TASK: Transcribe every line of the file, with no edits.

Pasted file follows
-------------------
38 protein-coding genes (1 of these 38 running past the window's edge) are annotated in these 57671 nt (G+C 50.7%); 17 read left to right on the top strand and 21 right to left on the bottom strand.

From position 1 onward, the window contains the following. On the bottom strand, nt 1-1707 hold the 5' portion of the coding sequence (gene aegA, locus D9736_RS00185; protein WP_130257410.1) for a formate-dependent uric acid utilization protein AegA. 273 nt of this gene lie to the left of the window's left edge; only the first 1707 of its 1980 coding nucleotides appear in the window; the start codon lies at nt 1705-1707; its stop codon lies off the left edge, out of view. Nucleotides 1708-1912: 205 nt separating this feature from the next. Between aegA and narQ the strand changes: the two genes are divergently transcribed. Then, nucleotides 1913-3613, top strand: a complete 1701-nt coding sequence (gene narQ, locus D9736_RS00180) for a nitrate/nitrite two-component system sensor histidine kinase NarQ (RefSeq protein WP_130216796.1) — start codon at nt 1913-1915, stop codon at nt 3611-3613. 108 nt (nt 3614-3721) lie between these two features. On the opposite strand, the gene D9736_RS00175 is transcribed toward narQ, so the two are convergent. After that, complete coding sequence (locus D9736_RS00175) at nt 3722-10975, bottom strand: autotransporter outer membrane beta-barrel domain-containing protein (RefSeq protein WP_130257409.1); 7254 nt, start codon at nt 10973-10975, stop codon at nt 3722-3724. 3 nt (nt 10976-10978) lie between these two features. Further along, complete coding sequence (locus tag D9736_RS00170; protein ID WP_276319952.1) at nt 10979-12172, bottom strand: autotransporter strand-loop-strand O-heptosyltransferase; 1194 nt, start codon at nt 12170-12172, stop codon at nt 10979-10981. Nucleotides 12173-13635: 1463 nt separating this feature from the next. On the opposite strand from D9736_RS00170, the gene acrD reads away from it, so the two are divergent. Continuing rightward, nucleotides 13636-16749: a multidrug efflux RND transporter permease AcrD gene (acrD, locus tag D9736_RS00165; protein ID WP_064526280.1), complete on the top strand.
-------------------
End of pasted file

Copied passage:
38 protein-coding genes (1 of these 38 running past the window's edge) are annotated in these 57671 nt (G+C 50.7%); 17 read left to right on the top strand and 21 right to left on the bottom strand.

From position 1 onward, the window contains the following. On the bottom strand, nt 1-1707 hold the 5' portion of the coding sequence (gene aegA, locus D9736_RS00185; protein WP_130257410.1) for a formate-dependent uric acid utilization protein AegA. 273 nt of this gene lie to the left of the window's left edge; only the first 1707 of its 1980 coding nucleotides appear in the window; the start codon lies at nt 1705-1707; its stop codon lies off the left edge, out of view. Nucleotides 1708-1912: 205 nt separating this feature from the next. Between aegA and narQ the strand changes: the two genes are divergently transcribed. Then, nucleotides 1913-3613, top strand: a complete 1701-nt coding sequence (gene narQ, locus D9736_RS00180) for a nitrate/nitrite two-component system sensor histidine kinase NarQ (RefSeq protein WP_130216796.1) — start codon at nt 1913-1915, stop codon at nt 3611-3613. 108 nt (nt 3614-3721) lie between these two features. On the opposite strand, the gene D9736_RS00175 is transcribed toward narQ, so the two are convergent. After that, complete coding sequence (locus D9736_RS00175) at nt 3722-10975, bottom strand: autotransporter outer membrane beta-barrel domain-containing protein (RefSeq protein WP_130257409.1); 7254 nt, start codon at nt 10973-10975, stop codon at nt 3722-3724. 3 nt (nt 10976-10978) lie between these two features. Further along, complete coding sequence (locus tag D9736_RS00170; protein ID WP_276319952.1) at nt 10979-12172, bottom strand: autotransporter strand-loop-strand O-heptosyltransferase; 1194 nt, start codon at nt 12170-12172, stop codon at nt 10979-10981. Nucleotides 12173-13635: 1463 nt separating this feature from the next. On the opposite strand from D9736_RS00170, the gene acrD reads away from it, so the two are divergent. Continuing rightward, nucleotides 13636-16749: a multidrug efflux RND transporter permease AcrD gene (acrD, locus tag D9736_RS00165; protein ID WP_064526280.1), complete on the top strand.